Does Community Heal Trauma, or Reproduce It?: Challenges for abuse survivors living in community

Posted on August 20, 2019 by

This is an online-only article associated with the Fall 2019 edition of Communities, “The Shadow Side of Cooperation”—full issue available for download (by voluntary donation) here.

Not My Car

A prospective member of our new community reacted negatively to a proposal to restrict individual car ownership. As a survivor of both childhood sexual abuse and domestic physical abuse, the prospective member had often escaped from dangerous situations by driving away; when they’d lost everything else, they still had their car. Sometimes they’d lived in it. In a world of predators and well-meaning failed protectors, only the car was theirs alone, and it always facilitated freedom and relative security.

Some members didn’t understand. Surely, they answered, the community would offer that safety and security. Surely the community’s education in radical consent and anti-oppression work would prevent abuse from happening. Surely the candidate would never want to run away from people who respected and cared about them. Why deploy the individualistic and consumptive automobile as protection from the predatory system that spawned it?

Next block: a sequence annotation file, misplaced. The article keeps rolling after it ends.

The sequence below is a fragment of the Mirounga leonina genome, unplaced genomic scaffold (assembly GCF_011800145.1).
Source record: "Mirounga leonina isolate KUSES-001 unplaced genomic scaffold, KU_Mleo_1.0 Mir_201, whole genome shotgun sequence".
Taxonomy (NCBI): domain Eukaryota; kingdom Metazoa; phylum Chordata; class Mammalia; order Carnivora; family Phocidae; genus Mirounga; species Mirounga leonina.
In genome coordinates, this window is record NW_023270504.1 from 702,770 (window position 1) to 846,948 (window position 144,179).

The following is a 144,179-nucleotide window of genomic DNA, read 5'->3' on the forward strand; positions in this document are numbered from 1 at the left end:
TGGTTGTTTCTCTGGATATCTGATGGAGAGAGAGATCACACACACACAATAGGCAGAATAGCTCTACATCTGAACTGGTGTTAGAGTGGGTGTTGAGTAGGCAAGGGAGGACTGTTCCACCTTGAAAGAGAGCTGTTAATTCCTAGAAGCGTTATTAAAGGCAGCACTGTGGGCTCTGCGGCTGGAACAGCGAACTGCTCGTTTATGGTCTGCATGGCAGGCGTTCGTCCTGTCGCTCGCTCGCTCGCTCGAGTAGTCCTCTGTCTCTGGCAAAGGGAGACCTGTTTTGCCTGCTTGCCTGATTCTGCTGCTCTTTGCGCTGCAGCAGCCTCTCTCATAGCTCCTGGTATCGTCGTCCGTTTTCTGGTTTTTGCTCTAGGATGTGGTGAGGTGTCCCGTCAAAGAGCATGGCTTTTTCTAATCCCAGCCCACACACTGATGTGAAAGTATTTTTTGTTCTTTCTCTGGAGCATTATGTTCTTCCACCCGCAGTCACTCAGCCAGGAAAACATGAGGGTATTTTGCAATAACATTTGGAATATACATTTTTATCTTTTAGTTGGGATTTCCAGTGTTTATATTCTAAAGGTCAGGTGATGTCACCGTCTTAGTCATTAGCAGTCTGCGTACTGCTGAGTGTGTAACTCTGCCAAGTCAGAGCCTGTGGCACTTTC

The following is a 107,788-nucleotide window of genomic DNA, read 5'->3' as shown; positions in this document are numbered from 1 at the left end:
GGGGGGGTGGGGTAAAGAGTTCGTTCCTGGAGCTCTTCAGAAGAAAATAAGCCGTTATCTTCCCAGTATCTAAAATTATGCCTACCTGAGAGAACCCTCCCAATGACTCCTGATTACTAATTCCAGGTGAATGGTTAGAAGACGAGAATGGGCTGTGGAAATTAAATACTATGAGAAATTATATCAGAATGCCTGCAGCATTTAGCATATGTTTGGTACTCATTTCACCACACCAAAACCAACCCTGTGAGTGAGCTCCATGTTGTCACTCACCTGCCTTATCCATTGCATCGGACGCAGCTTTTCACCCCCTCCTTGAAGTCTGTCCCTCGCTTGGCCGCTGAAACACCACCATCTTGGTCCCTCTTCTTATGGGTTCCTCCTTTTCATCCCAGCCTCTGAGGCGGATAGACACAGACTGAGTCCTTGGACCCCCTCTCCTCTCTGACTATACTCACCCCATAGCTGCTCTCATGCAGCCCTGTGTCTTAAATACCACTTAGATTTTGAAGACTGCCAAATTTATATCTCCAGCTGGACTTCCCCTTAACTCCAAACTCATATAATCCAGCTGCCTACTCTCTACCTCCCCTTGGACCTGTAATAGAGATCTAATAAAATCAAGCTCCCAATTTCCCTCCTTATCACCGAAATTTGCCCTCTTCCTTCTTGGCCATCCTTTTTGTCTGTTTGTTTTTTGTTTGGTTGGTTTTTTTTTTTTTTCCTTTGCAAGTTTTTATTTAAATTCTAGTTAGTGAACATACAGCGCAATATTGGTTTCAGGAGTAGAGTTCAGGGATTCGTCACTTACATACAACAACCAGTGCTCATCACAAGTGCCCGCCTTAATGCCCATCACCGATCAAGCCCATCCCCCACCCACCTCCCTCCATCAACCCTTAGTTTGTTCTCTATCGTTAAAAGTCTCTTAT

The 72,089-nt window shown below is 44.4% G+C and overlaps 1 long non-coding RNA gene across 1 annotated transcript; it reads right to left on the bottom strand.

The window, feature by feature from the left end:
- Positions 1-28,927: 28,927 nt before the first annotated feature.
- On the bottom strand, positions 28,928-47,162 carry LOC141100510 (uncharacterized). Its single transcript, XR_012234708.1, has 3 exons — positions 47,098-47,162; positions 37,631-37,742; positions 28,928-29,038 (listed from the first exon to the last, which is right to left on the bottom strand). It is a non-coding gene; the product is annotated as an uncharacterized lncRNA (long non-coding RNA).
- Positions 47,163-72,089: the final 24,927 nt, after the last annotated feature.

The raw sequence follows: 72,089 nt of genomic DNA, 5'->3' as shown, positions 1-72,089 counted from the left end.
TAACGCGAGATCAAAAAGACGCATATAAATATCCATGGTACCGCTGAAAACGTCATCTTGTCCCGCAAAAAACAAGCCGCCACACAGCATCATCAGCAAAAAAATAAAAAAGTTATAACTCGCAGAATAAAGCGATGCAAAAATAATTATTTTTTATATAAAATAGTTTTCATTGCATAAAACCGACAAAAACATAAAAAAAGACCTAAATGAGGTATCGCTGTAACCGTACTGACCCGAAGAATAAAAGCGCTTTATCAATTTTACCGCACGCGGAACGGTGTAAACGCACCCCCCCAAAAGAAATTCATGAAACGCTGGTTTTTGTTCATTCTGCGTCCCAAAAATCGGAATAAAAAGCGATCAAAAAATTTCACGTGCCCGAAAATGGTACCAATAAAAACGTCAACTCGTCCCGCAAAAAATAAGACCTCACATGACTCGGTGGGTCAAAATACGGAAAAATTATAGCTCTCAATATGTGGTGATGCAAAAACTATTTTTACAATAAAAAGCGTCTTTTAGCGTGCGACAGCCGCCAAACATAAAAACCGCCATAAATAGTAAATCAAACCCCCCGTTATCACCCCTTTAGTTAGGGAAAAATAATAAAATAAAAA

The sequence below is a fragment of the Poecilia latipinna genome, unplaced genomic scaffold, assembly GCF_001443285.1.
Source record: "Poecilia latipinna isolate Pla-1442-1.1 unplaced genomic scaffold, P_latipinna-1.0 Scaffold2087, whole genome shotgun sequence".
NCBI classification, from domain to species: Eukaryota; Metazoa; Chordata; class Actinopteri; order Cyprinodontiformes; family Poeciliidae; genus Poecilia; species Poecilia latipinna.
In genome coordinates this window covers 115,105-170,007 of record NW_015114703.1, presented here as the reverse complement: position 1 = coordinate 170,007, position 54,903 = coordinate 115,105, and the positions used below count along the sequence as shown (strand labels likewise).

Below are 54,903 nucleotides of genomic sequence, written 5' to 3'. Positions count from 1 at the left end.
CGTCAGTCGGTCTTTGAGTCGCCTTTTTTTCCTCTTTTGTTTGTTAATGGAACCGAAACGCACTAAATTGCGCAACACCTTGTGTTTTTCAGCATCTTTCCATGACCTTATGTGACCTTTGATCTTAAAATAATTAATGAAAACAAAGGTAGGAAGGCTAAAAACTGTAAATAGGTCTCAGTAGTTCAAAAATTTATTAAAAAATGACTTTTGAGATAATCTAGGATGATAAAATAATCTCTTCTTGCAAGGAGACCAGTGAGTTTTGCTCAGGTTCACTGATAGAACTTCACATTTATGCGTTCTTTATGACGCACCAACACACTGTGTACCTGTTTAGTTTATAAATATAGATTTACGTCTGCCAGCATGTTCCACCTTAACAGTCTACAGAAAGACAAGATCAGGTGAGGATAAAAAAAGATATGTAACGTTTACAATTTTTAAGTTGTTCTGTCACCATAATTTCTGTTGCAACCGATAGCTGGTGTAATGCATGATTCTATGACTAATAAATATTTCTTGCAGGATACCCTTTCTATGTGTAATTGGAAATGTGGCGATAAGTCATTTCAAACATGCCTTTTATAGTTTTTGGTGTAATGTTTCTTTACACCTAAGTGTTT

Intentional community offers the potential for living in contexts high in trust, intimate communication, and resource-sharing. All of these should ideally provide security to victims of trauma and abuse. But it’s not that simple: From reluctance of survivors to surrender their personal vehicles (often their clearest and most immediate means of freedom and security) to hindrances in deliberation and consensus due to layers of interpersonal mistrust, survivors may feel discouraged from joining community or not completely safe once they’re here.

In this short article I’m going to draw on perspectives from my own life and career to explain the problems faced by survivors of traumatic abuse (including me) in trying to form and participate in community. Although I am committed to helping build my own community here in Wyoming, I don’t have a good, comprehensive answer to the paradox of community and abuse survival, and I’m not going to try to give you something I don’t really have. What I will do is sketch out the beginnings of a paradigm that dwells with the uncertainty and incompleteness of the survivor’s relationship with community.

In laying out this challenging perspective, I’m informed by my work experience with both victims and offenders, as well as my understanding of theories of power and how power functions in communities.

Hazards of Zealotry and Devotion

Imagine a tightly-knit community where revelations of abuse emerged between a well-loved couple. Members uneducated about the nature of domestic abuse might suggest the couple seek counseling, even though most victims’ advocates caution ( strongly ( against ( this.